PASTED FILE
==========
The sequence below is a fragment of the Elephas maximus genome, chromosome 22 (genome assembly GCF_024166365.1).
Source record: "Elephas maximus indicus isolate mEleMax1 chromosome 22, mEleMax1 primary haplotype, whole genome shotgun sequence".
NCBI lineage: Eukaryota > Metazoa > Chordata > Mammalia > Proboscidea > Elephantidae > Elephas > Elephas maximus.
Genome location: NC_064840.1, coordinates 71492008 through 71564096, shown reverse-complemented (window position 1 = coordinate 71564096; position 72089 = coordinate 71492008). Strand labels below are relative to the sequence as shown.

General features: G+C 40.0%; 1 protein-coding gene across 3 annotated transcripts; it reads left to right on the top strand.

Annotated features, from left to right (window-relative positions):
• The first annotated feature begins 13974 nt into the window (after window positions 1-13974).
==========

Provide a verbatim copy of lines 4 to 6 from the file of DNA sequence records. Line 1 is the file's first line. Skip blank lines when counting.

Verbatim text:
Genome location: NC_064840.1, coordinates 71492008 through 71564096, shown reverse-complemented (window position 1 = coordinate 71564096; position 72089 = coordinate 71492008). Strand labels below are relative to the sequence as shown.

General features: G+C 40.0%; 1 protein-coding gene across 3 annotated transcripts; it reads left to right on the top strand.

Annotated features, from left to right (window-relative positions):